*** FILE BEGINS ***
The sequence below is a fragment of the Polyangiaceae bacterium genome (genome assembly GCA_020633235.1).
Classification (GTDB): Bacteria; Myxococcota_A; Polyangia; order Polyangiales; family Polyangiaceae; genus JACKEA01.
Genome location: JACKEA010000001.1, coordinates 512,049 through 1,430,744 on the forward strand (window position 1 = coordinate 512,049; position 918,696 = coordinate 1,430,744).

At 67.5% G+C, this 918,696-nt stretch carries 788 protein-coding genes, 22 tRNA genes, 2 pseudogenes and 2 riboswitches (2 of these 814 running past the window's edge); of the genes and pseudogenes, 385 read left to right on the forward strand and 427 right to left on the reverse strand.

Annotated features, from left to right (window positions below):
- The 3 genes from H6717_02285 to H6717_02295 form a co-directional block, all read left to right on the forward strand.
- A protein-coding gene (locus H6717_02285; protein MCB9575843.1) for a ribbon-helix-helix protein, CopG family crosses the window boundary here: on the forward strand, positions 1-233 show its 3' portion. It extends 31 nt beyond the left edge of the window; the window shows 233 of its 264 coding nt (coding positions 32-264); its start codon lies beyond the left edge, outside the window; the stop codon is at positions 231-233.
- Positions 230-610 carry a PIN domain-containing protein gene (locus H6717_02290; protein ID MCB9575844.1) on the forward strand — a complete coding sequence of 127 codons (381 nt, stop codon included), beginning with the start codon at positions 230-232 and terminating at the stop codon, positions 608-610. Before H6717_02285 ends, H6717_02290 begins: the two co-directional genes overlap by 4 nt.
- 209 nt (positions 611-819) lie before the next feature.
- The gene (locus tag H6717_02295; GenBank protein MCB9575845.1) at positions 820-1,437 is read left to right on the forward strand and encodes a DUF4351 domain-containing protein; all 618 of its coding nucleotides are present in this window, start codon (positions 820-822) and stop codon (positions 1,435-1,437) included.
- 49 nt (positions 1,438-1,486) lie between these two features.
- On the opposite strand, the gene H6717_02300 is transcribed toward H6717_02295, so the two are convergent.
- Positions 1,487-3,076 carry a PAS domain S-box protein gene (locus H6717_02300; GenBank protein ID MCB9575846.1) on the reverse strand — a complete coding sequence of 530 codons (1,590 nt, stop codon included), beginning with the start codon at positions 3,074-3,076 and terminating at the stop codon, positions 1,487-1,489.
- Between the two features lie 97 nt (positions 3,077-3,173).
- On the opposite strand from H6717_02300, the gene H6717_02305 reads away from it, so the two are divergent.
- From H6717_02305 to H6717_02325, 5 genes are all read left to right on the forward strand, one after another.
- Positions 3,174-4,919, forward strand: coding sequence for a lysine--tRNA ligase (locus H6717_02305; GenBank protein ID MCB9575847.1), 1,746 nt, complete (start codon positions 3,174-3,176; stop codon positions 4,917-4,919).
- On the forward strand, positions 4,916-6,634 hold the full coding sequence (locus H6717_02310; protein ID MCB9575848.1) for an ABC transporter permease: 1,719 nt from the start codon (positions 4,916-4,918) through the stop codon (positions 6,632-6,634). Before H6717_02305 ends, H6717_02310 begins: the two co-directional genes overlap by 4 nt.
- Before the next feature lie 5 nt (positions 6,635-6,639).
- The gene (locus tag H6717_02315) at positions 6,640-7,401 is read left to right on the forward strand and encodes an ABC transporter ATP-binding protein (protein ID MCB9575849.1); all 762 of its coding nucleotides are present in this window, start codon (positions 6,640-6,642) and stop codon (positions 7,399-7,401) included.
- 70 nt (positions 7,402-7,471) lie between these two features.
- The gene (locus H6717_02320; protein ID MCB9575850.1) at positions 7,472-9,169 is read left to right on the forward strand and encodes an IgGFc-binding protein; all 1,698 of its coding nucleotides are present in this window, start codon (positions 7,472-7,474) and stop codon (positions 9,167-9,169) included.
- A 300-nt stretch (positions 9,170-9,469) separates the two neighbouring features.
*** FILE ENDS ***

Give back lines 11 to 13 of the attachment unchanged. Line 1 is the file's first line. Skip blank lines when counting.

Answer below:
- 49 nt (positions 1,438-1,486) lie between these two features.
- On the opposite strand, the gene H6717_02300 is transcribed toward H6717_02295, so the two are convergent.
- Positions 1,487-3,076 carry a PAS domain S-box protein gene (locus H6717_02300; GenBank protein ID MCB9575846.1) on the reverse strand — a complete coding sequence of 530 codons (1,590 nt, stop codon included), beginning with the start codon at positions 3,074-3,076 and terminating at the stop codon, positions 1,487-1,489.